Spring, the advent of warmer, longer days and milder nights. The birds seem to notice the end of winter a few weeks before we do. They are out of their nesting barrels earlier
in the mornings, standing in the sunny areas of their aviaries soaking up the warm sunshine. January and February bring seasonal rains to the Sonoran Desert, and the macaws
revel in the showers. We can tell when the rain is not going to last long because the birds will bathe only if they have a chance to dry off.
Rain, sun and fun! Intimate preening, companion feeding and breeding began in February. At first the regular time-them-with-a-calendar pairs of birds start the love-making.
The vocalizations made by a pair of macaws breeding excites fall the pairs within earshot, and soon one must carefully peek from the inner courtyard gate before walking out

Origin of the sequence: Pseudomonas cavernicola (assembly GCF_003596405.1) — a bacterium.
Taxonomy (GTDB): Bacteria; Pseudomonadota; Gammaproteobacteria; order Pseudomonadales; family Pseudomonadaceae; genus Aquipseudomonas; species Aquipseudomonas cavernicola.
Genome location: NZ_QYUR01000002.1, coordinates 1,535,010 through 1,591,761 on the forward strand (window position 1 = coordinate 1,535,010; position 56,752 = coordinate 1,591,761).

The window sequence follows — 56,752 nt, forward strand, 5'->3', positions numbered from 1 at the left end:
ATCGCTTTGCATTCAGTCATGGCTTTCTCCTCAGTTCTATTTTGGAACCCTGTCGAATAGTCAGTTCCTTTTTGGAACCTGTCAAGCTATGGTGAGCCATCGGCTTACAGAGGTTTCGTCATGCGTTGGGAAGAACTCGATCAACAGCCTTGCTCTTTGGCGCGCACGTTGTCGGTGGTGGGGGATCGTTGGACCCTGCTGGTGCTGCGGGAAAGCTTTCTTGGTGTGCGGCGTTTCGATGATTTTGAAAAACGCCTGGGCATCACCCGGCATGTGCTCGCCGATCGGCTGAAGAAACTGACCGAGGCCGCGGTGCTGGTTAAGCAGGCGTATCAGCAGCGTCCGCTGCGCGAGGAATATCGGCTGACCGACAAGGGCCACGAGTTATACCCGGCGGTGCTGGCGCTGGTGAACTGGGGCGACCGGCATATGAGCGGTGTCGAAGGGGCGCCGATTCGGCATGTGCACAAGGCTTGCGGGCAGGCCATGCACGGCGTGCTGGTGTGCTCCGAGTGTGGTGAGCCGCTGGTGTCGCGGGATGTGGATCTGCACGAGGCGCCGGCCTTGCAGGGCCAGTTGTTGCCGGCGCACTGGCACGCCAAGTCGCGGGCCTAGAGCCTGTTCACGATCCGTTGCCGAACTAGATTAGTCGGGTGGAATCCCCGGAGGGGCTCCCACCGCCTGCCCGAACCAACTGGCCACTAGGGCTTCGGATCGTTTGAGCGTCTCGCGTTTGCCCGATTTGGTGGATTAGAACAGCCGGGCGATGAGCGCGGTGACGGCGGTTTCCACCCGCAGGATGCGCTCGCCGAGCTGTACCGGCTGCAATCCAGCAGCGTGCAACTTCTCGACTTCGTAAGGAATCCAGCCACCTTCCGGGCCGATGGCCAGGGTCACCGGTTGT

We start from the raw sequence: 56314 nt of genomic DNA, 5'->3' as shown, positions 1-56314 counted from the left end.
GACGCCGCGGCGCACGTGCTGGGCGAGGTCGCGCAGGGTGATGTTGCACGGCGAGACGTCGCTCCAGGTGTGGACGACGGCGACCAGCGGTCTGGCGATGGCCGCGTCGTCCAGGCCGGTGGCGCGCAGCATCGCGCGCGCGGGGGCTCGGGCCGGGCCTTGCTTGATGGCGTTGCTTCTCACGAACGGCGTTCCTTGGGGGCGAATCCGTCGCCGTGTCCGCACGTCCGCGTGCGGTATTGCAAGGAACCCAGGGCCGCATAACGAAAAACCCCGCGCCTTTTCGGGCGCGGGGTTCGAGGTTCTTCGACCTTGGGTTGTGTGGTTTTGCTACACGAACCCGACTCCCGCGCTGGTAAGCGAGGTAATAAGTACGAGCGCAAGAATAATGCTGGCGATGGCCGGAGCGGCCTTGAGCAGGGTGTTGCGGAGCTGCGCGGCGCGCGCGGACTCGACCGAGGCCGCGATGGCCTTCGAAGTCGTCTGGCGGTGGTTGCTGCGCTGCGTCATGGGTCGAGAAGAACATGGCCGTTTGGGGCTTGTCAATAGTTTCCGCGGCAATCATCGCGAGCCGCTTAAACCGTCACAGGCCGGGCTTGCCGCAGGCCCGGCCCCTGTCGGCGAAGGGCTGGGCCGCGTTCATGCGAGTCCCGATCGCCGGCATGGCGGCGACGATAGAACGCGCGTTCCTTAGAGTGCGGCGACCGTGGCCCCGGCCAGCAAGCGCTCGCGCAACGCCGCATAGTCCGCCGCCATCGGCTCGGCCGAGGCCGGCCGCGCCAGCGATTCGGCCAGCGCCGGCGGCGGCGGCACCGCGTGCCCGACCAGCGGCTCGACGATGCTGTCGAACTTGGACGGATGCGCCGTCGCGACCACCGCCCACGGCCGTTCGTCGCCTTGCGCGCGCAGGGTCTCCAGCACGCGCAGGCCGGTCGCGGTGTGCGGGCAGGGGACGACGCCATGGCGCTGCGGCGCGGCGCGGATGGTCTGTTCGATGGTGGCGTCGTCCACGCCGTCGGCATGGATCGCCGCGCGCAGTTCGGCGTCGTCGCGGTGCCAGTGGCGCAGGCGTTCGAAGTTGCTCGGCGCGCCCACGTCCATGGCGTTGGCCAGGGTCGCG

to the breeding area. Never disturb a breeding pair of birds. Quietly observing macaws breed, especially after years of patient waiting, is a reward in itself.
All nest boxes were cleaned in December and readied with fresh material. Perches were re-secured for steady footing for the birds while breeding, and flight cages cleaned and
weeded. It can be difficult to get into some aviaries for additional maintenance once the season begins. While checking nests, sometimes I must have someone act a decoy, wiggling
their fingers in the aviary wire to distract the birds while I dash in to peek in the box. I myself by wearing boots, a jacket and big hat while inspecting the nest boxes.
Some of the pairs know what we a re up to so it's a real challenge to work around them when they are nesting. The daily of cleaning, feeding and watering continue, but only
one of two people are allowed near the birds now. No strangers allowed. Checking the birds three hours in the morning and one hour in the evening is the average time it takes
to make sure everyone is all right.
Disturbances are kept to a minimum. We had a lot of trouble last season with hot air balloons descending upon us, literally, to give their paying customers a cheap tour of